Undergraduate Research Program

Claire Grant


Major: Ecology, Evolution and Conservation Biology
Mentor: Camilla Crifò, Biology

Contact: claireag@uw.edu

Current Project Title: Paleoecological Research: Reconstructing past vegetation to predict how our modern ecosystem will respond to climate change

 


Translate your work so that we can all understand its importance:
My lab uses microfossils called phytoliths to reconstruct the vegetation of the past (was it woody forest, an open grassland or something else?). Phytoliths are solidified bodies of silica that are both passively and actively accumulated in plants. Our focus is on phytoliths from a time period called the middle Miocene which was the most recent major global warming event. We hope that with more information about how the vegetation of the past changed during warming events, we can better predict how our fauna and flora will respond to our current warming planet.

 

When, how, and why did you get involved in undergraduate research?
It was near the end of my freshman year I realized teaching was my passion. After volunteering/ working as an overnight summer camp counselor, tutor, pipeline project volunteer, and eventually orientation leader I discovered college aged students were my favorite age group to work with. Along the way I also found myself engrossed in my upper level biology electives and reaffirmed that I never wanted to stop learning about biology. With graduate school a realistic next step in achieving my goals, I met with one of my favorite TA’s from the biology series who gave me the advice that I should experiment with working in a lab before I apply to graduate programs so I can be sure of what I do and do not like. I used the UW research database and from there found a few positions that I was interested in and started applying.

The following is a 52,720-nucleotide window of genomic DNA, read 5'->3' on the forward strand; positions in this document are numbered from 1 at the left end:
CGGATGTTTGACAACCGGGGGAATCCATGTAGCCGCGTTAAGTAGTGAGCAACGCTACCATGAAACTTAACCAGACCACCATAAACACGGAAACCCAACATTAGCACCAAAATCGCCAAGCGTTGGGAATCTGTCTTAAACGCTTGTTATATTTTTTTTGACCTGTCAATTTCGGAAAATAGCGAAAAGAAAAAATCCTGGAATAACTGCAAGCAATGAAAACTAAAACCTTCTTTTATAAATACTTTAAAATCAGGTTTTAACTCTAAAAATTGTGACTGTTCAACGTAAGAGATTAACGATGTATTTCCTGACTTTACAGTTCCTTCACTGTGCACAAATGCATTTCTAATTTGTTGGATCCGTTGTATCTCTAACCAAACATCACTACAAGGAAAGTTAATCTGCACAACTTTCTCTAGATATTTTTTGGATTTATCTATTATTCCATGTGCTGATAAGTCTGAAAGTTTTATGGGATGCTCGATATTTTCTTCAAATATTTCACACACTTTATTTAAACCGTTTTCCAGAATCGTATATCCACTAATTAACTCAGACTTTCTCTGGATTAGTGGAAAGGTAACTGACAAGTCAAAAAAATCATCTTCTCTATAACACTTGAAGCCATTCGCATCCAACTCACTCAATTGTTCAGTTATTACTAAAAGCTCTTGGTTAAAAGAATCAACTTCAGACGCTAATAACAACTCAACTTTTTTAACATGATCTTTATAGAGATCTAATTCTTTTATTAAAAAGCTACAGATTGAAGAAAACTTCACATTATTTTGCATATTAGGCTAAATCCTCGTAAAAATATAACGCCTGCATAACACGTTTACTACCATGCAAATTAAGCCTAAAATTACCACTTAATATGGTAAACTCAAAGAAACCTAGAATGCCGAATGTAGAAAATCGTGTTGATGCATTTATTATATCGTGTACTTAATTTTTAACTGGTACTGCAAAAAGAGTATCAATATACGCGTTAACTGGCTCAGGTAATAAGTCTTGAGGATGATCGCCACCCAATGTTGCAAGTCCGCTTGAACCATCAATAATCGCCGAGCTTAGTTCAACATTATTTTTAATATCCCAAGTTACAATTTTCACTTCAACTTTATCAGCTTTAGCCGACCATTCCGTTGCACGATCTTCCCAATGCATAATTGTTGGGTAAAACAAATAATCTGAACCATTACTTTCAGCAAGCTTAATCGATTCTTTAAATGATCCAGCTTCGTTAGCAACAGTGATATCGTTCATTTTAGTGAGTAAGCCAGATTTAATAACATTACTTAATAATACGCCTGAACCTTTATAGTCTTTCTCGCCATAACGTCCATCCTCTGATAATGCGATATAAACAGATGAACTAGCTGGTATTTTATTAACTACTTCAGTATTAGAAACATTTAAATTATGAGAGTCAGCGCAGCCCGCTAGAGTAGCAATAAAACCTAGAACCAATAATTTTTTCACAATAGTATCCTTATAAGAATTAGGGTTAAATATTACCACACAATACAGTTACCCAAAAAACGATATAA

What advice would you give a student who is considering getting involved in undergraduate research?
Finding a lab that is asking questions that you are curious about and excited to contribute to is crucial. Less obvious is finding a lab that is a good fit for you as a person. Your lab mentors are the people who will be supporting you, pushing you and helping you grow as a person. They are also the people who make working in lab fun. I’ve met some incredible friends, mentors, and supporters through my lab. Lastly, take the time to reflect on how you are feeling about your research after participating in it for a quarter or so. Being able to be honest with yourself and how interested you are in what you’re doing can be hard, but it has been crucial for me in being able to find something I am truly passionate about.